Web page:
|"Making the World a Happier Place, One Smile at a Time"|
My goal with children's art is to touch lives with the wonderful luxury of innocence by creating positive images for the young. Children need a positive and empowering environment in which to grow and flourish. Children need freedom to dream. Every day should be a celebration of joy and wonder. Developing a sense of self through play fosters creativity, imagination, and problem solving. We can all benefit by returning to a simpler time, if only for a moment.
The characters I create are inspired by people who have touched my life with love. Often, but not always, the character carries the name of the person. This is one way I can honor and thank these people for being part of my life.
Success has many definitions. If my work makes you smile, and brightens your day, I've been successful.
Thank you for taking the time to drop in at my website.
For Parents, Grandparents, and Teachers of young Artists
Encourage creativity. Fostering creativity promotes problem solving, self-reliance, stress reduction, risk taking, and quiet time.
Acknowledge while accepting that every child can't excel at everything. Don't discourage children because their efforts don't meet your expectations. Some of us don't discover and explore hidden talents until we are older (think Grandma Moses.)
Let children enjoy their creativity. Provide positive reinforcement for their efforts. Encourage imagination.
Supply opportunity. Give children a place where they can draw or paint. Let them make a mess. Realize that the expressiveness of the mess is part of the process, the spontaneity, the fun.
Have art supplies on hand. School or student grade (what you can buy at the grocery store) are fine to begin with especially for younger artists, and for expression for expression's sake. For older children who may be more serious about artistic exploration, buy the best art supplies you can afford. Quality artist materials perform better, giving better results. Better results encourage pride, self-confidence, greater effort, and risk taking.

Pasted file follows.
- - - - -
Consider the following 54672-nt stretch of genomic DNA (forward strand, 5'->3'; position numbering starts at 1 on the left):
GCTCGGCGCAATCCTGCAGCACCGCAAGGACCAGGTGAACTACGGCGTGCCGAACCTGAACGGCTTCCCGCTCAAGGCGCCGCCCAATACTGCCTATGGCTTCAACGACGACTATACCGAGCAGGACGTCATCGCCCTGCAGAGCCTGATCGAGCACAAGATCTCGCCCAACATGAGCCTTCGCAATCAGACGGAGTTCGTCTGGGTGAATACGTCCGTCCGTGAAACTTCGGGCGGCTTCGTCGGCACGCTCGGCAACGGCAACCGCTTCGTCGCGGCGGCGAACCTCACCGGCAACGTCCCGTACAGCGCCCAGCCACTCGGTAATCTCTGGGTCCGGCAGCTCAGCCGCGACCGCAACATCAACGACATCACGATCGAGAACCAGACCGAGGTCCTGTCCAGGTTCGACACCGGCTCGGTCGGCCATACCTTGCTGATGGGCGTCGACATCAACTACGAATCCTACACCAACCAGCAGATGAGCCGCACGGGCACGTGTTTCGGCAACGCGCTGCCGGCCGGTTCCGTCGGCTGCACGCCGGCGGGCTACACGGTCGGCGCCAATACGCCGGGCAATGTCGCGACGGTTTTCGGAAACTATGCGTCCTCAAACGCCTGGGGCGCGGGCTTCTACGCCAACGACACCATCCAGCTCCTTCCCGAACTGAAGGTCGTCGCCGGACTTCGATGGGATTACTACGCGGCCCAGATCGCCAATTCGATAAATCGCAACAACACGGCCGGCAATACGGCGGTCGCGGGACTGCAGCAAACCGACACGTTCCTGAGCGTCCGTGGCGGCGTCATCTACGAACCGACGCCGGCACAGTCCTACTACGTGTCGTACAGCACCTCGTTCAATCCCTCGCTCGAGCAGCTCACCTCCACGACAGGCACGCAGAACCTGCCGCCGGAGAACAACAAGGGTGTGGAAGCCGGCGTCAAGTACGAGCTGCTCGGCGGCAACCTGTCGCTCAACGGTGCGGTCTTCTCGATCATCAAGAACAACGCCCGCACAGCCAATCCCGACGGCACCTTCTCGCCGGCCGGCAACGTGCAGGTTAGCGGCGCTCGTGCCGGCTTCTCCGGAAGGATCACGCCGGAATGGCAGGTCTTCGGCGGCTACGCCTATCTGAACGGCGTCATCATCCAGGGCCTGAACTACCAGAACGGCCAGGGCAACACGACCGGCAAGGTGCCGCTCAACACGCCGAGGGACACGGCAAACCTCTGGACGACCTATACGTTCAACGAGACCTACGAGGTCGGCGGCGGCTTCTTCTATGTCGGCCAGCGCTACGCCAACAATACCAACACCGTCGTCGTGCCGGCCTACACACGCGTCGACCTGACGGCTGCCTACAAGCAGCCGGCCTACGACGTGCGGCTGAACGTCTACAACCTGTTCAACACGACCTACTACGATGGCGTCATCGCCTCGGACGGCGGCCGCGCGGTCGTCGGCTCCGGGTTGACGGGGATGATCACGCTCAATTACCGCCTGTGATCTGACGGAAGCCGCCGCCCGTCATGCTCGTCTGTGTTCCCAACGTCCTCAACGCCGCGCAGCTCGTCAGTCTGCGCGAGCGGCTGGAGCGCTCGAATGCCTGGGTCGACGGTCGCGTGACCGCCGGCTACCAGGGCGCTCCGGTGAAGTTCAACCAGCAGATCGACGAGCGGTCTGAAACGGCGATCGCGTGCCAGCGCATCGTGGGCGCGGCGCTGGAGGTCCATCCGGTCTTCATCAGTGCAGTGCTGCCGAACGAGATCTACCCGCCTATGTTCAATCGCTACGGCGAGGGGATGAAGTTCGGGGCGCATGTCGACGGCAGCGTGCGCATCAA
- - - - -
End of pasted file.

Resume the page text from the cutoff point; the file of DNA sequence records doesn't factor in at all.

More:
Practice! Practice! Practice! Help children understand that it takes work to develop drawing skills. Frustration will occur. It's okay to make mistakes and mess up. I do to this day. Remember, it's only a piece of paper.
Support the idea that all art in all the different media is based on good drawing. Without good drawing skills, young artists won't develop their talent to the highest potential. I know some art teachers will disagree with me on this, but I really believe that basic skills are vital. I base this on 10+ years of teaching art to students of all ages.
The best advice I ever got I still use today. My seventh grade art teacher (thank you, Mrs. Serverson!) said, "Keep a sketchbook. Draw everyday." I have and I do.
|*Please note that all the images on www.lauriebarrows.com are copyrighted by Laurie Barrows. Any use without written consent constitutes copyright infringement. We actively prosecute copyright infringement.|
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